Ring Topology Pros & Cons

Updated July 19, 2017

In a computing context, topology refers to how devices are set up and connected in a network. The four common network topologies are bus, ring, star and tree; each has its advantages and disadvantages. A ring topology connects devices in a series and a circular fashion, forming a closed loop. Data is passed from one device to another in a single direction.

Pro: Setup

It is easy to set up a ring topology. No server or central workstation is needed to connect the computers to one another. They can easily be linked from cable to cable, connecting one device to the other. Ring topology is cheaper than star or tree topologies, both of which require a central or topmost device to manage all other devices.

Pro: Data Traffic

Ring topology can handle a high volume of data traffic, because data are passed unidirectionally. This simplifies data flow and prevents network congestion. It also decreases the probability of data being corrupted or damaged. For these reasons, ring topology can be a good choice for long-distance communications.

Pro: Troubleshooting

When an error occurs, it is easy to spot where it happened because the connection between devices can be traced to where the communication has stopped.

Con: Data Replication

Replicating data in ring topology is less efficient than in a star topology. In a star topology, the central server or computer can directly replicate data in all other devices at once. In a ring topology, data will be copied from one device to another before all computers have the same data.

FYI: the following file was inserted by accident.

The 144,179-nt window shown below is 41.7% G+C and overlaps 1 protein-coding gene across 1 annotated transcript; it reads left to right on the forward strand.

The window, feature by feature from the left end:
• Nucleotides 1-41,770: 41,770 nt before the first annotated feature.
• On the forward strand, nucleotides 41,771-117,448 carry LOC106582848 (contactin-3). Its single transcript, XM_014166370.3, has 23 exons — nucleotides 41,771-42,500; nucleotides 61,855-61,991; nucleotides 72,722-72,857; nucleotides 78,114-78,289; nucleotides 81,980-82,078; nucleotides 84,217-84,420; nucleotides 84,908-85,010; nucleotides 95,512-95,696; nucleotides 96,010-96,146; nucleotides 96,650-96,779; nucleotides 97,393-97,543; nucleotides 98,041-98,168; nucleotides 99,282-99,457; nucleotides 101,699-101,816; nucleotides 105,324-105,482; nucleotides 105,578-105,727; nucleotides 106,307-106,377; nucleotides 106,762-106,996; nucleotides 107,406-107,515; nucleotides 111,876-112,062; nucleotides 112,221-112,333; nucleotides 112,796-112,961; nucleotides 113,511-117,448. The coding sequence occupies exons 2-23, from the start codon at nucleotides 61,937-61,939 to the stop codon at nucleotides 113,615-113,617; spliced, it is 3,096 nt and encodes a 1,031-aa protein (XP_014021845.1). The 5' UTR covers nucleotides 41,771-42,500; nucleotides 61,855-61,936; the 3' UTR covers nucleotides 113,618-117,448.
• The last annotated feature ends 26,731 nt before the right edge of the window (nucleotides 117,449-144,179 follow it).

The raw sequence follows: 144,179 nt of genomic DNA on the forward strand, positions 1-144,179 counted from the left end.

Con: Network Failure

While it is easy to troubleshoot a ring topology set-up, when one device fails it brings down the entire network because the communication line is broken. Until the link is fixed or replaced, the network is inoperative.

Con: Network Expansion

Another disadvantage of ring topology comes to light when you decide to expand your network. If in the original set-up you have five computers, and then you decide to add five more, you'll have to bring your entire network down before you can expand it. Placing additional computers in a ring topology requires you to take each connection down and insert the new devices into the closed-loop set-up before you can bring the entire network up again.

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About the Author

Chris Loza has published essays and book reviews in major Philippine newspapers since 2005. His work has appeared in the "Philippine Daily Inquirer" and "Philippine Star." Loza also worked as a technical writer for LWS Media. He has a Bachelor of Science in electronics and communications engineering from the Ateneo de Manila University.